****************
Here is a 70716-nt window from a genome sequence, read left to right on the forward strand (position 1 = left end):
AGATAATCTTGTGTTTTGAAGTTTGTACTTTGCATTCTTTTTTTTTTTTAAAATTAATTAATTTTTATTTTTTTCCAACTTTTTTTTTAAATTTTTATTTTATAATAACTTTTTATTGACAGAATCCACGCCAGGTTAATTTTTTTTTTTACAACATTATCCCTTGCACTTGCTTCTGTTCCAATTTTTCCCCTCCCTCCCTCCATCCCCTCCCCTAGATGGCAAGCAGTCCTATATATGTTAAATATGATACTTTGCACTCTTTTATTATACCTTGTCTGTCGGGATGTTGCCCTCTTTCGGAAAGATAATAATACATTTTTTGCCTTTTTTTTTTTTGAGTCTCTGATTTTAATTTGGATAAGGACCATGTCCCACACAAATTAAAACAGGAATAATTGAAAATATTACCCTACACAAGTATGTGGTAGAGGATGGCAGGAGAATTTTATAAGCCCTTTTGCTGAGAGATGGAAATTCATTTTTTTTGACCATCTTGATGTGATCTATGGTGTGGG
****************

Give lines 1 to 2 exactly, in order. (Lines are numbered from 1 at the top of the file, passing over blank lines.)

Here is a 70716-nt window from a genome sequence, read left to right on the forward strand (position 1 = left end):
AGATAATCTTGTGTTTTGAAGTTTGTACTTTGCATTCTTTTTTTTTTTTAAAATTAATTAATTTTTATTTTTTTCCAACTTTTTTTTTAAATTTTTATTTTATAATAACTTTTTATTGACAGAATCCACGCCAGGTTAATTTTTTTTTTTACAACATTATCCCTTGCACTTGCTTCTGTTCCAATTTTTCCCCTCCCTCCCTCCATCCCCTCCCCTAGATGGCAAGCAGTCCTATATATGTTAAATATGATACTTTGCACTCTTTTATTATACCTTGTCTGTCGGGATGTTGCCCTCTTTCGGAAAGATAATAATACATTTTTTGCCTTTTTTTTTTTTGAGTCTCTGATTTTAATTTGGATAAGGACCATGTCCCACACAAATTAAAACAGGAATAATTGAAAATATTACCCTACACAAGTATGTGGTAGAGGATGGCAGGAGAATTTTATAAGCCCTTTTGCTGAGAGATGGAAATTCATTTTTTTTGACCATCTTGATGTGATCTATGGTGTGGG